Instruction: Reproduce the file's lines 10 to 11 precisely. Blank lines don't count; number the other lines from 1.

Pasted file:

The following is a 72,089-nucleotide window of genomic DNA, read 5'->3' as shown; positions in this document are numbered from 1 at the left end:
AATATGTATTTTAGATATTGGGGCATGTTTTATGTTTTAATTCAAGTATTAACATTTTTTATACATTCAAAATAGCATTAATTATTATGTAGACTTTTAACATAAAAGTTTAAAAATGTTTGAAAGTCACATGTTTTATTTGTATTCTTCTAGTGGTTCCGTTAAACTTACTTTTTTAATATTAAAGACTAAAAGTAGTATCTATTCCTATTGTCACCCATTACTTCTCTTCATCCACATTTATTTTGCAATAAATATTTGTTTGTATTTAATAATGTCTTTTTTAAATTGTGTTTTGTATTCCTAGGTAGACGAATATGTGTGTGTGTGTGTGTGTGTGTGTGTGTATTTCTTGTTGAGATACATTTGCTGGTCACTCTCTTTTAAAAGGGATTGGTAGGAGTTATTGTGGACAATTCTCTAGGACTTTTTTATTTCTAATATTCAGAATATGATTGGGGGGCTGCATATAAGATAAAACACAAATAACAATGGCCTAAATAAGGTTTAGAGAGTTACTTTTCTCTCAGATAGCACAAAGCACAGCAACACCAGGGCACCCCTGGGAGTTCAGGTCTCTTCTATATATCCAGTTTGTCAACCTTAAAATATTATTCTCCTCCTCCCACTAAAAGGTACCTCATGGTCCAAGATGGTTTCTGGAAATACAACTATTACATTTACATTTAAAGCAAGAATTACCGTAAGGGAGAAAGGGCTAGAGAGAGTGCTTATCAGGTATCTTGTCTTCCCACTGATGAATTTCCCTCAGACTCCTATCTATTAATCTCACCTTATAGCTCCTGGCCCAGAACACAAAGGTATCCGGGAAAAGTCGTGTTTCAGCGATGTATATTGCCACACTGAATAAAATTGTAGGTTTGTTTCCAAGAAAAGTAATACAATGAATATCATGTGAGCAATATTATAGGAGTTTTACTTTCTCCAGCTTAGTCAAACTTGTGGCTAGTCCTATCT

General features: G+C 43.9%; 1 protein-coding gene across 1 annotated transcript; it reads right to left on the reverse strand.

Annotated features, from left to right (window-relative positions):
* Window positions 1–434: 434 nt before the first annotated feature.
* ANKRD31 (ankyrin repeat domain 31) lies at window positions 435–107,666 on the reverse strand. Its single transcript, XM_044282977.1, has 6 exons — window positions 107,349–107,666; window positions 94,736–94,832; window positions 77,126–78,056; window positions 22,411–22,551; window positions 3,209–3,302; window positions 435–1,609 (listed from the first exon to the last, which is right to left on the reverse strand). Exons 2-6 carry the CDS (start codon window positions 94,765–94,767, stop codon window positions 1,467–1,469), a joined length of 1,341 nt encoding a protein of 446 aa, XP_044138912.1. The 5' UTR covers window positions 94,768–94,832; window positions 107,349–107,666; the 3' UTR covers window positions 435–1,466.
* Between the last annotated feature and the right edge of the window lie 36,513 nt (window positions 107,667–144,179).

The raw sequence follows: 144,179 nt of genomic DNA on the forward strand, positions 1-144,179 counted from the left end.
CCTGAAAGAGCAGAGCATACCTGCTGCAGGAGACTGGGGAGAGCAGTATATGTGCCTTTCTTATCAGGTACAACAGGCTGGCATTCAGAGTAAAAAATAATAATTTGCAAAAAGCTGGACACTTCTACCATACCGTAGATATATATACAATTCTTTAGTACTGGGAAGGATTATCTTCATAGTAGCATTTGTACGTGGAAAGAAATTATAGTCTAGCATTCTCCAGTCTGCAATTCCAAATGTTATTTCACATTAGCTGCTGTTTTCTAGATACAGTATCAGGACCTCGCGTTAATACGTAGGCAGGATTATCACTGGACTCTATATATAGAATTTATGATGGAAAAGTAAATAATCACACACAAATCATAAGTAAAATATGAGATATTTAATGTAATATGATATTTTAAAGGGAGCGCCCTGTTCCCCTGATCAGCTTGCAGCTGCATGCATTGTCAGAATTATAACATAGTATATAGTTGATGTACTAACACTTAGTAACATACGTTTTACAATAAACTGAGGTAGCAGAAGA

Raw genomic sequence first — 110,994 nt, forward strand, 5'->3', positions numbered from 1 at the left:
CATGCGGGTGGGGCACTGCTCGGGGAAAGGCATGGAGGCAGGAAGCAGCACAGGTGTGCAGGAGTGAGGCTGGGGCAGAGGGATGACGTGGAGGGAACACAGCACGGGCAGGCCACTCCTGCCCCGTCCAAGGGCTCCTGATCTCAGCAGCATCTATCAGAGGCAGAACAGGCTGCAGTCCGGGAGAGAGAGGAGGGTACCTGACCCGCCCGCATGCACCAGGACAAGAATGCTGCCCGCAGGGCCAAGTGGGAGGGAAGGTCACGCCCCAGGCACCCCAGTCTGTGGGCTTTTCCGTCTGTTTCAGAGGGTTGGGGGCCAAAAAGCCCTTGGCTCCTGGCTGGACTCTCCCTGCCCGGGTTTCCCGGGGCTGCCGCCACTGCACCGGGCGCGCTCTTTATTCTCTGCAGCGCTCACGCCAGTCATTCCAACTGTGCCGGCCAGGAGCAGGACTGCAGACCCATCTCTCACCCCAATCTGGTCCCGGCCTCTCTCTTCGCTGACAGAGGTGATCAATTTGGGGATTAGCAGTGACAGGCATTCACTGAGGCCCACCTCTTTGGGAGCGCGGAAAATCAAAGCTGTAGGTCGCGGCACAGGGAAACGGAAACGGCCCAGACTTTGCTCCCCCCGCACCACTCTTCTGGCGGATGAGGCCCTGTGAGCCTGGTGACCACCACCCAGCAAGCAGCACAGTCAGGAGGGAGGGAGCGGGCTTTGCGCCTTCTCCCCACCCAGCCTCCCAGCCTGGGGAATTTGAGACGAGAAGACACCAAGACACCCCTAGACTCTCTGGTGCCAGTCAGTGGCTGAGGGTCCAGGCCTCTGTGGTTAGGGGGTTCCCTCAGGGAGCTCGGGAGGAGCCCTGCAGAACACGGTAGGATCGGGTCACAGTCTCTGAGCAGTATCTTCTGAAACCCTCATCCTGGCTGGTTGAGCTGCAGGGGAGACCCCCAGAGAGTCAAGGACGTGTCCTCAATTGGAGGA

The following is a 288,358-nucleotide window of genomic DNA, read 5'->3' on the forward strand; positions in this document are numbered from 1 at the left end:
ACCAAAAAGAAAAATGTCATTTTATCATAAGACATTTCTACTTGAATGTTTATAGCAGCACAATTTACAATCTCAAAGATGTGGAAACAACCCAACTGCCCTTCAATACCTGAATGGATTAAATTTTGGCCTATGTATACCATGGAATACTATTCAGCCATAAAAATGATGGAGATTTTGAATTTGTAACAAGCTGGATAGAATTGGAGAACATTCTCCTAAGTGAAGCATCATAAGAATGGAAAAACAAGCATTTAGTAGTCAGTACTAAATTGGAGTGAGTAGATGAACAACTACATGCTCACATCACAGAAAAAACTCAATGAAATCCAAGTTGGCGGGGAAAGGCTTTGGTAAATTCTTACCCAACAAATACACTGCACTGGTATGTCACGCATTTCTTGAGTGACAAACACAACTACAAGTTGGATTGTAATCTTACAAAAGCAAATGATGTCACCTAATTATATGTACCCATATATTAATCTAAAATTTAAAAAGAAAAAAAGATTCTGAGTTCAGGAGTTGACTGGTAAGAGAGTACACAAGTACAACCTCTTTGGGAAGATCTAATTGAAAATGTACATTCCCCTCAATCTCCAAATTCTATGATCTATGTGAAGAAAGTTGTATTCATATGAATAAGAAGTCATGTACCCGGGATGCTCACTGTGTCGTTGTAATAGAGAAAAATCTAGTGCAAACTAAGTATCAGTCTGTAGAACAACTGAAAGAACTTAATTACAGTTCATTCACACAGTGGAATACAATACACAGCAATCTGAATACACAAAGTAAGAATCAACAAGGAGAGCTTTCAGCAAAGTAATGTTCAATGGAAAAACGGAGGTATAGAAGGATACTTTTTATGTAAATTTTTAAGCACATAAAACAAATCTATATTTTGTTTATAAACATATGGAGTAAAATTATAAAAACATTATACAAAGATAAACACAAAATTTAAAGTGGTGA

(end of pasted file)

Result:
Raw genomic sequence first — 110,994 nt, forward strand, 5'->3', positions numbered from 1 at the left:
CATGCGGGTGGGGCACTGCTCGGGGAAAGGCATGGAGGCAGGAAGCAGCACAGGTGTGCAGGAGTGAGGCTGGGGCAGAGGGATGACGTGGAGGGAACACAGCACGGGCAGGCCACTCCTGCCCCGTCCAAGGGCTCCTGATCTCAGCAGCATCTATCAGAGGCAGAACAGGCTGCAGTCCGGGAGAGAGAGGAGGGTACCTGACCCGCCCGCATGCACCAGGACAAGAATGCTGCCCGCAGGGCCAAGTGGGAGGGAAGGTCACGCCCCAGGCACCCCAGTCTGTGGGCTTTTCCGTCTGTTTCAGAGGGTTGGGGGCCAAAAAGCCCTTGGCTCCTGGCTGGACTCTCCCTGCCCGGGTTTCCCGGGGCTGCCGCCACTGCACCGGGCGCGCTCTTTATTCTCTGCAGCGCTCACGCCAGTCATTCCAACTGTGCCGGCCAGGAGCAGGACTGCAGACCCATCTCTCACCCCAATCTGGTCCCGGCCTCTCTCTTCGCTGACAGAGGTGATCAATTTGGGGATTAGCAGTGACAGGCATTCACTGAGGCCCACCTCTTTGGGAGCGCGGAAAATCAAAGCTGTAGGTCGCGGCACAGGGAAACGGAAACGGCCCAGACTTTGCTCCCCCCGCACCACTCTTCTGGCGGATGAGGCCCTGTGAGCCTGGTGACCACCACCCAGCAAGCAGCACAGTCAGGAGGGAGGGAGCGGGCTTTGCGCCTTCTCCCCACCCAGCCTCCCAGCCTGGGGAATTTGAGACGAGAAGACACCAAGACACCCCTAGACTCTCTGGTGCCAGTCAGTGGCTGAGGGTCCAGGCCTCTGTGGTTAGGGGGTTCCCTCAGGGAGCTCGGGAGGAGCCCTGCAGAACACGGTAGGATCGGGTCACAGTCTCTGAGCAGTATCTTCTGAAACCCTCATCCTGGCTGGTTGAGCTGCAGGGGAGACCCCCAGAGAGTCAAGGACGTGTCCTCAATTGGAGGA